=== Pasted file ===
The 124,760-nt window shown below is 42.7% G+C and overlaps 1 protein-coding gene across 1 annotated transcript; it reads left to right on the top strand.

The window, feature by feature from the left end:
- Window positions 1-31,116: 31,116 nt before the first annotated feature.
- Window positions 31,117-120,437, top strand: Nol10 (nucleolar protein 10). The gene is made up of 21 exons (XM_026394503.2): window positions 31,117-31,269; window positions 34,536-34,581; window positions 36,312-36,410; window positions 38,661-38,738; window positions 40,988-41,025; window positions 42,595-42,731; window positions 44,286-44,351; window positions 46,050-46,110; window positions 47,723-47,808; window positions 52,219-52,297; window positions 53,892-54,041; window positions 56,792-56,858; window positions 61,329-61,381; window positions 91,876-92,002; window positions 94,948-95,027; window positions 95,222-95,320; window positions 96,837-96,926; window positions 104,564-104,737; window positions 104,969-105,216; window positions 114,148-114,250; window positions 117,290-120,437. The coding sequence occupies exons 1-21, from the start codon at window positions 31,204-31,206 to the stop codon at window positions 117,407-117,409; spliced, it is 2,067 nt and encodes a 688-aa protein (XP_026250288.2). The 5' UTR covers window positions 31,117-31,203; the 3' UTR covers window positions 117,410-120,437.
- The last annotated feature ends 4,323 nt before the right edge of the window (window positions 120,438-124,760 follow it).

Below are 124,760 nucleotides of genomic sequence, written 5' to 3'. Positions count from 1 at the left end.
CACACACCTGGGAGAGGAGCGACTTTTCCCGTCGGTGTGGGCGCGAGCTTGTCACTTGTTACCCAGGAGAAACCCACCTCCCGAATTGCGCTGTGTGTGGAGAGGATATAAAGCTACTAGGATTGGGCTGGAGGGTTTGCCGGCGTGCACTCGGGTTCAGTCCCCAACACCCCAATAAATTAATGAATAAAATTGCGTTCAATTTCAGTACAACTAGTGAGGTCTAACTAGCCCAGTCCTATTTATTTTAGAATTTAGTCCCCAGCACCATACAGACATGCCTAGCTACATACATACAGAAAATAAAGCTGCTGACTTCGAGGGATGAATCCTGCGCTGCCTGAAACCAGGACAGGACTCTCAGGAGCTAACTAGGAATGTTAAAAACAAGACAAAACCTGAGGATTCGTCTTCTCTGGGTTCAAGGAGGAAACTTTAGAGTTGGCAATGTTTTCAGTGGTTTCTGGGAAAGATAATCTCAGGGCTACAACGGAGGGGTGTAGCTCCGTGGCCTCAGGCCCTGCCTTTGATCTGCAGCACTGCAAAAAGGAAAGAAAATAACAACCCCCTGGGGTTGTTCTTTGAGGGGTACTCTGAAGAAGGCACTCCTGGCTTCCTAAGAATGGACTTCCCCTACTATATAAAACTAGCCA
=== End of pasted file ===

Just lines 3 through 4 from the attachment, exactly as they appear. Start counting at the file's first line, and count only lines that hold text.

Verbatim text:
- Window positions 1-31,116: 31,116 nt before the first annotated feature.
- Window positions 31,117-120,437, top strand: Nol10 (nucleolar protein 10). The gene is made up of 21 exons (XM_026394503.2): window positions 31,117-31,269; window positions 34,536-34,581; window positions 36,312-36,410; window positions 38,661-38,738; window positions 40,988-41,025; window positions 42,595-42,731; window positions 44,286-44,351; window positions 46,050-46,110; window positions 47,723-47,808; window positions 52,219-52,297; window positions 53,892-54,041; window positions 56,792-56,858; window positions 61,329-61,381; window positions 91,876-92,002; window positions 94,948-95,027; window positions 95,222-95,320; window positions 96,837-96,926; window positions 104,564-104,737; window positions 104,969-105,216; window positions 114,148-114,250; window positions 117,290-120,437. The coding sequence occupies exons 1-21, from the start codon at window positions 31,204-31,206 to the stop codon at window positions 117,407-117,409; spliced, it is 2,067 nt and encodes a 688-aa protein (XP_026250288.2). The 5' UTR covers window positions 31,117-31,203; the 3' UTR covers window positions 117,410-120,437.